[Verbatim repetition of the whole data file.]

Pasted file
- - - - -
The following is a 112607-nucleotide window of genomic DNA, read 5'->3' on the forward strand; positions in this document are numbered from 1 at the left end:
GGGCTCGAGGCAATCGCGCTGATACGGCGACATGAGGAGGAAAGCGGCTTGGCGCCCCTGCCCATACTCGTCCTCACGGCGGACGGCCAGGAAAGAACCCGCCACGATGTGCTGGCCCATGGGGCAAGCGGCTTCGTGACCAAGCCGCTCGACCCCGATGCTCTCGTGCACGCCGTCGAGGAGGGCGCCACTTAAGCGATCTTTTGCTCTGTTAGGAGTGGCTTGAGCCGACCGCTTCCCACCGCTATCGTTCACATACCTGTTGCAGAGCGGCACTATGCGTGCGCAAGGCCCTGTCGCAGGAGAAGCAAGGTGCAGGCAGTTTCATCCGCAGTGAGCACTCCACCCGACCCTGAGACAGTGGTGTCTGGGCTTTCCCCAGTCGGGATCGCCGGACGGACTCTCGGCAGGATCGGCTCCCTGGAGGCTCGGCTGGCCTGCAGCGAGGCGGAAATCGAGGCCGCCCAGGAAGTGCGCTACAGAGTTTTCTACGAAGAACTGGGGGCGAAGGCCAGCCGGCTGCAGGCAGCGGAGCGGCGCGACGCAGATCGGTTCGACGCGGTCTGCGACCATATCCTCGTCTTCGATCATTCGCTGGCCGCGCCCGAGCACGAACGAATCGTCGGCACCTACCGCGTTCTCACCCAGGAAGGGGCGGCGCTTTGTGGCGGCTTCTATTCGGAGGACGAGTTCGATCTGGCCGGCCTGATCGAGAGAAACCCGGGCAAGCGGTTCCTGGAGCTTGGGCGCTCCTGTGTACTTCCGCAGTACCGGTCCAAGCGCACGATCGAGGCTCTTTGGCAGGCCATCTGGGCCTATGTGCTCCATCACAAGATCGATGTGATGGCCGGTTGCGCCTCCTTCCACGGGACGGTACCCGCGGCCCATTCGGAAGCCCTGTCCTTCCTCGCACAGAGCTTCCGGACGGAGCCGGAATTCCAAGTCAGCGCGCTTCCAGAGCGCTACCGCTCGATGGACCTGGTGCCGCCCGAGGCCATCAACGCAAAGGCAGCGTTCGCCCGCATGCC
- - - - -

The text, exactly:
The following is a 112607-nucleotide window of genomic DNA, read 5'->3' on the forward strand; positions in this document are numbered from 1 at the left end:
GGGCTCGAGGCAATCGCGCTGATACGGCGACATGAGGAGGAAAGCGGCTTGGCGCCCCTGCCCATACTCGTCCTCACGGCGGACGGCCAGGAAAGAACCCGCCACGATGTGCTGGCCCATGGGGCAAGCGGCTTCGTGACCAAGCCGCTCGACCCCGATGCTCTCGTGCACGCCGTCGAGGAGGGCGCCACTTAAGCGATCTTTTGCTCTGTTAGGAGTGGCTTGAGCCGACCGCTTCCCACCGCTATCGTTCACATACCTGTTGCAGAGCGGCACTATGCGTGCGCAAGGCCCTGTCGCAGGAGAAGCAAGGTGCAGGCAGTTTCATCCGCAGTGAGCACTCCACCCGACCCTGAGACAGTGGTGTCTGGGCTTTCCCCAGTCGGGATCGCCGGACGGACTCTCGGCAGGATCGGCTCCCTGGAGGCTCGGCTGGCCTGCAGCGAGGCGGAAATCGAGGCCGCCCAGGAAGTGCGCTACAGAGTTTTCTACGAAGAACTGGGGGCGAAGGCCAGCCGGCTGCAGGCAGCGGAGCGGCGCGACGCAGATCGGTTCGACGCGGTCTGCGACCATATCCTCGTCTTCGATCATTCGCTGGCCGCGCCCGAGCACGAACGAATCGTCGGCACCTACCGCGTTCTCACCCAGGAAGGGGCGGCGCTTTGTGGCGGCTTCTATTCGGAGGACGAGTTCGATCTGGCCGGCCTGATCGAGAGAAACCCGGGCAAGCGGTTCCTGGAGCTTGGGCGCTCCTGTGTACTTCCGCAGTACCGGTCCAAGCGCACGATCGAGGCTCTTTGGCAGGCCATCTGGGCCTATGTGCTCCATCACAAGATCGATGTGATGGCCGGTTGCGCCTCCTTCCACGGGACGGTACCCGCGGCCCATTCGGAAGCCCTGTCCTTCCTCGCACAGAGCTTCCGGACGGAGCCGGAATTCCAAGTCAGCGCGCTTCCAGAGCGCTACCGCTCGATGGACCTGGTGCCGCCCGAGGCCATCAACGCAAAGGCAGCGTTCGCCCGCATGCC